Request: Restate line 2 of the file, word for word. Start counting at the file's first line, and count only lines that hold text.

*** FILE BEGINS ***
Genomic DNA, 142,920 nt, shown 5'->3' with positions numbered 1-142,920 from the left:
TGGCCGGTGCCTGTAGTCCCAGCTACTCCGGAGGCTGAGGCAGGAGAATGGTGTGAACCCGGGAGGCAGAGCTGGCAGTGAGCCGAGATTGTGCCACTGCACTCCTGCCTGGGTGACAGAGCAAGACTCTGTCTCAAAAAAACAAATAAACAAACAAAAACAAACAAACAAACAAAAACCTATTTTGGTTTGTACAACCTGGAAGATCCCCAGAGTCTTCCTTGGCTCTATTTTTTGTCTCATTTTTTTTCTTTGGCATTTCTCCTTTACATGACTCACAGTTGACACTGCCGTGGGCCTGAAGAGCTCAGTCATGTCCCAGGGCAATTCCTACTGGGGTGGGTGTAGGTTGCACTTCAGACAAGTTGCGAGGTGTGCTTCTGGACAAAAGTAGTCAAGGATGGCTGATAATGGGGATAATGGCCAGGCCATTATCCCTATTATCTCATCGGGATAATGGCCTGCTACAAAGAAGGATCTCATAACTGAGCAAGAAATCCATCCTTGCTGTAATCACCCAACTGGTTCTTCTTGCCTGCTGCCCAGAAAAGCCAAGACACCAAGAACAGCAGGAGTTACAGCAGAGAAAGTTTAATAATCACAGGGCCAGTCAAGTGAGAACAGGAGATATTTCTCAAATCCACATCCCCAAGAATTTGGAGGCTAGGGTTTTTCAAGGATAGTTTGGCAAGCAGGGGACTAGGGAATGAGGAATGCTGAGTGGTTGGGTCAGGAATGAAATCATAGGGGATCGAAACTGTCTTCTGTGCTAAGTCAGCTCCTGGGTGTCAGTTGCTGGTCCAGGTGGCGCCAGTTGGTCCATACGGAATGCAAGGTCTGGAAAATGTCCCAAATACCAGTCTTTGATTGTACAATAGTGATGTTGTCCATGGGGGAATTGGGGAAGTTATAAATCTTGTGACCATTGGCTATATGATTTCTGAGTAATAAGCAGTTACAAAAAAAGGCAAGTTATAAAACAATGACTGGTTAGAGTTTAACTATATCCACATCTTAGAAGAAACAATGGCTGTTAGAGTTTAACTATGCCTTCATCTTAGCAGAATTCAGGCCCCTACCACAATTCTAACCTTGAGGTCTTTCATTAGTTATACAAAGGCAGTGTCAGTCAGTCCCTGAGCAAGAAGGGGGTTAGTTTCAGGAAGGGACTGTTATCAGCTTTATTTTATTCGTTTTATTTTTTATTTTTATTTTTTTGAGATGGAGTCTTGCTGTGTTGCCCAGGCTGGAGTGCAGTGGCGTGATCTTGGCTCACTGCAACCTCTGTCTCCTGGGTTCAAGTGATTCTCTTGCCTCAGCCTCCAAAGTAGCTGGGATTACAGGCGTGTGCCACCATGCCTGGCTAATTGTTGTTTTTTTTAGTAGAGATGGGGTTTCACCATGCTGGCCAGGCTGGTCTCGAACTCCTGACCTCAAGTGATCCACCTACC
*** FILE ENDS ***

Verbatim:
TGGCCGGTGCCTGTAGTCCCAGCTACTCCGGAGGCTGAGGCAGGAGAATGGTGTGAACCCGGGAGGCAGAGCTGGCAGTGAGCCGAGATTGTGCCACTGCACTCCTGCCTGGGTGACAGAGCAAGACTCTGTCTCAAAAAAACAAATAAACAAACAAAAACAAACAAACAAACAAAAACCTATTTTGGTTTGTACAACCTGGAAGATCCCCAGAGTCTTCCTTGGCTCTATTTTTTGTCTCATTTTTTTTCTTTGGCATTTCTCCTTTACATGACTCACAGTTGACACTGCCGTGGGCCTGAAGAGCTCAGTCATGTCCCAGGGCAATTCCTACTGGGGTGGGTGTAGGTTGCACTTCAGACAAGTTGCGAGGTGTGCTTCTGGACAAAAGTAGTCAAGGATGGCTGATAATGGGGATAATGGCCAGGCCATTATCCCTATTATCTCATCGGGATAATGGCCTGCTACAAAGAAGGATCTCATAACTGAGCAAGAAATCCATCCTTGCTGTAATCACCCAACTGGTTCTTCTTGCCTGCTGCCCAGAAAAGCCAAGACACCAAGAACAGCAGGAGTTACAGCAGAGAAAGTTTAATAATCACAGGGCCAGTCAAGTGAGAACAGGAGATATTTCTCAAATCCACATCCCCAAGAATTTGGAGGCTAGGGTTTTTCAAGGATAGTTTGGCAAGCAGGGGACTAGGGAATGAGGAATGCTGAGTGGTTGGGTCAGGAATGAAATCATAGGGGATCGAAACTGTCTTCTGTGCTAAGTCAGCTCCTGGGTGTCAGTTGCTGGTCCAGGTGGCGCCAGTTGGTCCATACGGAATGCAAGGTCTGGAAAATGTCCCAAATACCAGTCTTTGATTGTACAATAGTGATGTTGTCCATGGGGGAATTGGGGAAGTTATAAATCTTGTGACCATTGGCTATATGATTTCTGAGTAATAAGCAGTTACAAAAAAAGGCAAGTTATAAAACAATGACTGGTTAGAGTTTAACTATATCCACATCTTAGAAGAAACAATGGCTGTTAGAGTTTAACTATGCCTTCATCTTAGCAGAATTCAGGCCCCTACCACAATTCTAACCTTGAGGTCTTTCATTAGTTATACAAAGGCAGTGTCAGTCAGTCCCTGAGCAAGAAGGGGGTTAGTTTCAGGAAGGGACTGTTATCAGCTTTATTTTATTCGTTTTATTTTTTATTTTTATTTTTTTGAGATGGAGTCTTGCTGTGTTGCCCAGGCTGGAGTGCAGTGGCGTGATCTTGGCTCACTGCAACCTCTGTCTCCTGGGTTCAAGTGATTCTCTTGCCTCAGCCTCCAAAGTAGCTGGGATTACAGGCGTGTGCCACCATGCCTGGCTAATTGTTGTTTTTTTTAGTAGAGATGGGGTTTCACCATGCTGGCCAGGCTGGTCTCGAACTCCTGACCTCAAGTGATCCACCTACC